New life begins for memorial park

SIX months after purchasing the Western District Memorial Park, the Palmdale Group says it is following through on a promise to enhance the park while preserving the integrity of memorial sites.

Palmdale Group general manager Brad Kennedy said a plan had been drawn up detailing what improvements the park would undergo, and Dubbo local Lyn McDonald was employed as monuments manager.

Western District Memorial Park monuments manager Lyn McDonald and Palmdale Group general manager Brad Kennedy display a newly-built arbor that will become a shaded walkway in the coming months. 	Photo: AMY McINTYRE

Western District Memorial Park monuments manager Lyn McDonald and Palmdale Group general manager Brad Kennedy display a newly-built arbor that will become a shaded walkway in the coming months. Photo: AMY McINTYRE

"We made a conscious decision to source local goods and services," Mr Kennedy said.

"We wanted the people of Dubbo and surrounds to know that our company plans a long-term commitment to the park."

He said while the Palmdale Group would be guided by its plan, it was also flexible to adapt to the needs and demands of the local community.

An example was the decision to offer memorial burials for the first time.

Mr Kennedy said the rate of demand for headstones at Dubbo was much greater than it was on the Central Coast, and so the company felt it was important to introduce the service.

"Previously it was not possible to have headstones here, but we're now going to have 250 metres of beams laid along a treeline so that we can accommodate memorial burials for those who would like headstones," Mr Kennedy said.

"It also gives us an opportunity to provide local stone masons with additional work."

One of the first enhancement projects to be completed was the construction of an arbor that ran down the centre of the park.

"The structure is in place, and now all we need to do is plant it," he said.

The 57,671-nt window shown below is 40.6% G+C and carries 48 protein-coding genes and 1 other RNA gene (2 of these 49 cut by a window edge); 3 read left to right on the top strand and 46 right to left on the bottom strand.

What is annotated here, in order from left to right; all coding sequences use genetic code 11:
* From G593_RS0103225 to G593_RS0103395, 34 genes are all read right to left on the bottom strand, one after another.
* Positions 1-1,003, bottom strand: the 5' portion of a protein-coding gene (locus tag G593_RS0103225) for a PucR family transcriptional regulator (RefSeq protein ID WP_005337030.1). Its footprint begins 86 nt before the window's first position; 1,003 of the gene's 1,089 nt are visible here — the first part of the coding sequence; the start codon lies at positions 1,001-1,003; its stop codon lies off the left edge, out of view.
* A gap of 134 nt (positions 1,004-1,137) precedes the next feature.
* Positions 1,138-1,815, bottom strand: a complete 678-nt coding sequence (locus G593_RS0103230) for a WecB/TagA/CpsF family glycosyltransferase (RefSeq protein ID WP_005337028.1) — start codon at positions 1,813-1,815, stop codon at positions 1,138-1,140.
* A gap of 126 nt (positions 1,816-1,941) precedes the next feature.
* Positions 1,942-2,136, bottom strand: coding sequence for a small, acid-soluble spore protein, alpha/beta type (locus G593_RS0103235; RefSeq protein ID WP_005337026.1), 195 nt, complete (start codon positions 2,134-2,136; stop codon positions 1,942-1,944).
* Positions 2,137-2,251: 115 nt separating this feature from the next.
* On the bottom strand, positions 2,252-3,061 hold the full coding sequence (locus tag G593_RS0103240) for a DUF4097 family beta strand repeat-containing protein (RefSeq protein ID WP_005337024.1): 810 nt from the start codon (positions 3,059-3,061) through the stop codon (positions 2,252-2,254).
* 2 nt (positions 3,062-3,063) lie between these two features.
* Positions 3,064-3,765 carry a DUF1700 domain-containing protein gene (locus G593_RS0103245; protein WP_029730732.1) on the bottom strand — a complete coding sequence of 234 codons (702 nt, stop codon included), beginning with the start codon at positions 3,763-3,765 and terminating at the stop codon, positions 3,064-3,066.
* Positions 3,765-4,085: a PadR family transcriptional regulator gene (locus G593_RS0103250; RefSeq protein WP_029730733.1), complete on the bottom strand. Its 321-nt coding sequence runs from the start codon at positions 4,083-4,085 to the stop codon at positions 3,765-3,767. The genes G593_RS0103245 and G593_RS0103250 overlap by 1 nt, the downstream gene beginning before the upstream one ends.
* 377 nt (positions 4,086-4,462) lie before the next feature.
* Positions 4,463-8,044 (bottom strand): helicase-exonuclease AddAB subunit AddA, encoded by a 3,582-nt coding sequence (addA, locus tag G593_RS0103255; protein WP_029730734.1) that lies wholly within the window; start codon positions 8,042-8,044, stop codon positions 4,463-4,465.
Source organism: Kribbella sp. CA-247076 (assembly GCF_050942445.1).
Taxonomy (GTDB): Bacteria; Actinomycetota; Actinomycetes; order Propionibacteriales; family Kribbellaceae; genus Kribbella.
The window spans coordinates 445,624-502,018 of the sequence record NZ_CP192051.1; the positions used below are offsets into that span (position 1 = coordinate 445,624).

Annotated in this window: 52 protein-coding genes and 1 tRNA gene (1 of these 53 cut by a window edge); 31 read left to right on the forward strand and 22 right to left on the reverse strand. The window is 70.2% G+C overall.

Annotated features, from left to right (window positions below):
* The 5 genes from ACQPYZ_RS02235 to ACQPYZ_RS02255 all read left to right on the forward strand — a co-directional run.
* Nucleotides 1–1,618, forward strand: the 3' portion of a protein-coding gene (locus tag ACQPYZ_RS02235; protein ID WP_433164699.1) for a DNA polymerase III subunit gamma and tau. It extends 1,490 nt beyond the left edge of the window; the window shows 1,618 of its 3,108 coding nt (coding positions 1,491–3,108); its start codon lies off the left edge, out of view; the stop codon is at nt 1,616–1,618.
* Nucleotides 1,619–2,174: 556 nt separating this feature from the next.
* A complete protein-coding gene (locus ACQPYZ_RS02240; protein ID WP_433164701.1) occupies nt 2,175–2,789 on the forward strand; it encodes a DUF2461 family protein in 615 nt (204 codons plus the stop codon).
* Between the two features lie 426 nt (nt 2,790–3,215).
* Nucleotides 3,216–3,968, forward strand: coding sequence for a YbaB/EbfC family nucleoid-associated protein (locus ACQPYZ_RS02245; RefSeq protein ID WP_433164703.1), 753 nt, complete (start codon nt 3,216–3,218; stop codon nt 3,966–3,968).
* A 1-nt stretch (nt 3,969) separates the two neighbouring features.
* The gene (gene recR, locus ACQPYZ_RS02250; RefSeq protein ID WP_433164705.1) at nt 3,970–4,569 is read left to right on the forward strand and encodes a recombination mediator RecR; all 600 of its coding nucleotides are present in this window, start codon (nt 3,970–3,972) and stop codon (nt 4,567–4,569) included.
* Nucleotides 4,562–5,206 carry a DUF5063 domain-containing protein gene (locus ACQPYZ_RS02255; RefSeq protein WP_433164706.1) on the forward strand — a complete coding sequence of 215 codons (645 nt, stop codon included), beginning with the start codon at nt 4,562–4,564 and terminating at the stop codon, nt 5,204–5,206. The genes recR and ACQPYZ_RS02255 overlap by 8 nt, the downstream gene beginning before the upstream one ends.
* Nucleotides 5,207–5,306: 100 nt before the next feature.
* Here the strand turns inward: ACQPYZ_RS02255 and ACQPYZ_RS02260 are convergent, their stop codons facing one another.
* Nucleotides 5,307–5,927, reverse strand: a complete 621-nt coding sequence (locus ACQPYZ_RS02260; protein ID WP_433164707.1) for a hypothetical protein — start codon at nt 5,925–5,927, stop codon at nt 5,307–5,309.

"We're hoping that within six months we will have wisteria growing at the top that will provide a shaded walkway," he said.

Other upgrades, including a memorial rose garden, were also just around the corner, Mr Kennedy said.

"It is for the placement of ashes with plaques. There will be a small arbor leading into it, with a series of concentric circles and paths joining them."

Mr Kennedy said while Dubbo's geography presented several challenges, the Palmdale Group aimed to create a park of the same calibre as its Central Coast facilities that were renowned for their landscaped gardens and had won major prizes at prestigious garden competitions.

"Obviously we have to look at what's possible with Dubbo's climate and red dirt. We certainly don't have the rain in Dubbo that we have on the Central Coast so that might involve things like using native plants," he said.

"We wanted good advice about what works in Dubbo, and went looking for it," he said.

"Rhonda Millar from Old Ganarrin Nursery is helping us, and we have also used Turf The Lot for our lawn. A local builder, Pat McArdle, built the arbor," he said.

Mr Kennedy said members of the community had contacted the park to raise concerns there had been a rabbit problem at the lawn cemetery in the past, but he wanted to put their minds at ease.

"We'd deal with a rabbit problem if and when we get one, but we just don't have one," he said.

Mr Kennedy said the company had also fielded some enquiries about the state of the park's lawn.

"We definitely do have some significant grass problems here," he said. "However, we are upgrading irrigation systems now to pumps that will give us one-and-a-half times the power we currently have.

"We are also buying significant amounts of turf, using a different type of grass and taking advice from our local turf people, but it's not an instant fix. We have been told it could take between six and 12 months, in some areas where the grass has died, to bring that up to the standard we want."

Casuarina pines will also be planted along the park's fenceline to provide a visual shield from industrial buildings across the road from the park.

"Those pines will grow quickly to give the cemetery more privacy," he said.

Other upgrades had already been completed at the park, Mr Kennedy said, including new carpet and upholstery at the chapel, while new curtains had also been ordered.

The installation of television screens would allow people to view services from a shaded area outside the chapel in instances where so many people had attended a service that the chapel was full to overflowing.

"That doesn't happen often but we wanted to make sure that we had the ability to provide this just in case. Also, we aim to be able to videotape every funeral service so that families and friends can have access to it as a memento if they wish," he said.


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